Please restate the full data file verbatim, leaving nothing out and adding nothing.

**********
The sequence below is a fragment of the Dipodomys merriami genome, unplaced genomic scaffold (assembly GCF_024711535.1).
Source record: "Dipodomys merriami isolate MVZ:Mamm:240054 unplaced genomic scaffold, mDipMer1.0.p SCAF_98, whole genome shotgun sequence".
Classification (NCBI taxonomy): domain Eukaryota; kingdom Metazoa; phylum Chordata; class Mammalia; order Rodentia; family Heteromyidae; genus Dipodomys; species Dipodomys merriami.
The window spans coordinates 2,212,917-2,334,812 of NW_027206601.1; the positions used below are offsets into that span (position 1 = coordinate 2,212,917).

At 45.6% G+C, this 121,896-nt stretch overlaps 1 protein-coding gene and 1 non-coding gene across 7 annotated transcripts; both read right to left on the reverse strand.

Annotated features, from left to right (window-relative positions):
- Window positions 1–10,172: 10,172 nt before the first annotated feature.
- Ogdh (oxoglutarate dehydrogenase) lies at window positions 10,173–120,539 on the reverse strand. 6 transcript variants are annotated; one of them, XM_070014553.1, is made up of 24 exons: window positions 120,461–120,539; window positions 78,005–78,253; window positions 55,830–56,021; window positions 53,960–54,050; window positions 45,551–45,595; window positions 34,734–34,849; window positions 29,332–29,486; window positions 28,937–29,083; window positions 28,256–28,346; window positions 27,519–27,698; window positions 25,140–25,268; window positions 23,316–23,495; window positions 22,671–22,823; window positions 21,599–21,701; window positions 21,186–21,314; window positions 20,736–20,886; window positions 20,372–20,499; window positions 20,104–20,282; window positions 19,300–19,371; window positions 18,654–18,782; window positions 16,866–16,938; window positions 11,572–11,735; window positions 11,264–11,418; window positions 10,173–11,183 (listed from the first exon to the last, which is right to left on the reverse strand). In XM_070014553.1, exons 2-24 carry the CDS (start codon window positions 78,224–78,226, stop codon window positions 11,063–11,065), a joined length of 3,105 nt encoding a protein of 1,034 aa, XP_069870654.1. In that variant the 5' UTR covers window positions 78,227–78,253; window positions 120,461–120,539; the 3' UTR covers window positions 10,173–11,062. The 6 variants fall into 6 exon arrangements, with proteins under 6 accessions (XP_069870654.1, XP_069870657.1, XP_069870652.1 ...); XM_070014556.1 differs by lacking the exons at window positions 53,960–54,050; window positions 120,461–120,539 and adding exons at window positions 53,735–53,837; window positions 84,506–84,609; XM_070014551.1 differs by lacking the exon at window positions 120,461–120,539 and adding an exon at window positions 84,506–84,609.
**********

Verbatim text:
The sequence below is a fragment of the Dipodomys merriami genome, unplaced genomic scaffold (assembly GCF_024711535.1).
Source record: "Dipodomys merriami isolate MVZ:Mamm:240054 unplaced genomic scaffold, mDipMer1.0.p SCAF_98, whole genome shotgun sequence".
Classification (NCBI taxonomy): domain Eukaryota; kingdom Metazoa; phylum Chordata; class Mammalia; order Rodentia; family Heteromyidae; genus Dipodomys; species Dipodomys merriami.
The window spans coordinates 2,212,917-2,334,812 of NW_027206601.1; the positions used below are offsets into that span (position 1 = coordinate 2,212,917).

At 45.6% G+C, this 121,896-nt stretch overlaps 1 protein-coding gene and 1 non-coding gene across 7 annotated transcripts; both read right to left on the reverse strand.

Annotated features, from left to right (window-relative positions):
- Window positions 1–10,172: 10,172 nt before the first annotated feature.
- Ogdh (oxoglutarate dehydrogenase) lies at window positions 10,173–120,539 on the reverse strand. 6 transcript variants are annotated; one of them, XM_070014553.1, is made up of 24 exons: window positions 120,461–120,539; window positions 78,005–78,253; window positions 55,830–56,021; window positions 53,960–54,050; window positions 45,551–45,595; window positions 34,734–34,849; window positions 29,332–29,486; window positions 28,937–29,083; window positions 28,256–28,346; window positions 27,519–27,698; window positions 25,140–25,268; window positions 23,316–23,495; window positions 22,671–22,823; window positions 21,599–21,701; window positions 21,186–21,314; window positions 20,736–20,886; window positions 20,372–20,499; window positions 20,104–20,282; window positions 19,300–19,371; window positions 18,654–18,782; window positions 16,866–16,938; window positions 11,572–11,735; window positions 11,264–11,418; window positions 10,173–11,183 (listed from the first exon to the last, which is right to left on the reverse strand). In XM_070014553.1, exons 2-24 carry the CDS (start codon window positions 78,224–78,226, stop codon window positions 11,063–11,065), a joined length of 3,105 nt encoding a protein of 1,034 aa, XP_069870654.1. In that variant the 5' UTR covers window positions 78,227–78,253; window positions 120,461–120,539; the 3' UTR covers window positions 10,173–11,062. The 6 variants fall into 6 exon arrangements, with proteins under 6 accessions (XP_069870654.1, XP_069870657.1, XP_069870652.1 ...); XM_070014556.1 differs by lacking the exons at window positions 53,960–54,050; window positions 120,461–120,539 and adding exons at window positions 53,735–53,837; window positions 84,506–84,609; XM_070014551.1 differs by lacking the exon at window positions 120,461–120,539 and adding an exon at window positions 84,506–84,609.